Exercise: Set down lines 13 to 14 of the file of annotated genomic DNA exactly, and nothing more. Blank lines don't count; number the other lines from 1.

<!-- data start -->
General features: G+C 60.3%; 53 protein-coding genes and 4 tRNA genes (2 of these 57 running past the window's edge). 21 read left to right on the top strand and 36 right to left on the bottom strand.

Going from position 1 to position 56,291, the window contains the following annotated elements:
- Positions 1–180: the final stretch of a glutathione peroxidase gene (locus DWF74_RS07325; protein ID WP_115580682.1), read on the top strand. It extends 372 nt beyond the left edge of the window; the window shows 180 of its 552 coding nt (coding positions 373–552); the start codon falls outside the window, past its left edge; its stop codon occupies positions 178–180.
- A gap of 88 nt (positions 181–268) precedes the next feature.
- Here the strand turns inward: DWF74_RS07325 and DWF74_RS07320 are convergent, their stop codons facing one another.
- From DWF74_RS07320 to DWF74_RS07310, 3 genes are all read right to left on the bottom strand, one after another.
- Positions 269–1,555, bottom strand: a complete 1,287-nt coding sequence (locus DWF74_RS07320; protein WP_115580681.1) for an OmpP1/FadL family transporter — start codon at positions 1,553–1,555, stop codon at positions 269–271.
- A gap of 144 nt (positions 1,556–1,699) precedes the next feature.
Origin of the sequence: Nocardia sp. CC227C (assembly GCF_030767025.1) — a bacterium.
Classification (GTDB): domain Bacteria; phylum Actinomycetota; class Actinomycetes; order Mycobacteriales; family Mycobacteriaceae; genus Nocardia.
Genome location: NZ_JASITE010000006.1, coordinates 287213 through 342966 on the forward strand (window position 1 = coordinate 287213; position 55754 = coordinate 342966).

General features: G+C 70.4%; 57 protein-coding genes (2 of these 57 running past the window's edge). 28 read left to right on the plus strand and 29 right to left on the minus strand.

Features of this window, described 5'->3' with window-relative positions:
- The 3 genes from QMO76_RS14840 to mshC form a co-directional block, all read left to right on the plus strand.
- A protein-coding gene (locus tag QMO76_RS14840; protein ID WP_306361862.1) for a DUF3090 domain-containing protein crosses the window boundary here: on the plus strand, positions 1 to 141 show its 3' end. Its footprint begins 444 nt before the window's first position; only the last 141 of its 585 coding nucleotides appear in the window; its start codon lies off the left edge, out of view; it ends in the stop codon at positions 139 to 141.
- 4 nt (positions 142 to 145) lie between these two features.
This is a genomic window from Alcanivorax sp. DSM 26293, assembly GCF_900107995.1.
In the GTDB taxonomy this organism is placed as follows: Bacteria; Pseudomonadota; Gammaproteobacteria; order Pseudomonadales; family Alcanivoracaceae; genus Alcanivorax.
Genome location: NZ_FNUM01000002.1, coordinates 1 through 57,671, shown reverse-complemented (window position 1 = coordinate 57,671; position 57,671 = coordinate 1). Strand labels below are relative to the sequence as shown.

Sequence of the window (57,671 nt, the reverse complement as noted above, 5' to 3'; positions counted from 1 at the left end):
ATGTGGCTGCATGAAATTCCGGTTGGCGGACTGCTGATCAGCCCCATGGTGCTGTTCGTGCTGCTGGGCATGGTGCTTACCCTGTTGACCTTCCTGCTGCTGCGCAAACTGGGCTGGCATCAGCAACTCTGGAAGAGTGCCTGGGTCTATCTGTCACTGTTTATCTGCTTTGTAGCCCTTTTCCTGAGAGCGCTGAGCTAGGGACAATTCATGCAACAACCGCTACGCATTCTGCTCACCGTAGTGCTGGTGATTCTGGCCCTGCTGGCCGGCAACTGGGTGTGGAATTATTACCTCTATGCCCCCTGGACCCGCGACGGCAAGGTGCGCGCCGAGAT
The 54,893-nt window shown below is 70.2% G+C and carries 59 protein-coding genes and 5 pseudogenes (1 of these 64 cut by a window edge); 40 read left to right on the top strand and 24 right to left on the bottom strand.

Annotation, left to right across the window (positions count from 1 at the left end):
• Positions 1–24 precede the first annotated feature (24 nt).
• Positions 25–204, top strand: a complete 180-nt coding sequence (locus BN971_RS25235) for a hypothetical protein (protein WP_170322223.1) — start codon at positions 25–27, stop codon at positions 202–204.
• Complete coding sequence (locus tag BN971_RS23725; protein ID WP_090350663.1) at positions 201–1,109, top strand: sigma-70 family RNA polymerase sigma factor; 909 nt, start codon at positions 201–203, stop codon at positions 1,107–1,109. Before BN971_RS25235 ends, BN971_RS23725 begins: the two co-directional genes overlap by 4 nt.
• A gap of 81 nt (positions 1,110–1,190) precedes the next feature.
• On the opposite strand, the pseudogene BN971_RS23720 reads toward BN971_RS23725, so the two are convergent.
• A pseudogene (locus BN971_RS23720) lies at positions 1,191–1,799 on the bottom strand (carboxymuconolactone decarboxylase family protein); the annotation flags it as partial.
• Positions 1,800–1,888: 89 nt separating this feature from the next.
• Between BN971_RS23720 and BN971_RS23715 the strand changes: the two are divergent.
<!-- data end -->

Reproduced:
Features of this window, described 5'->3' with window-relative positions:
- The 3 genes from QMO76_RS14840 to mshC form a co-directional block, all read left to right on the plus strand.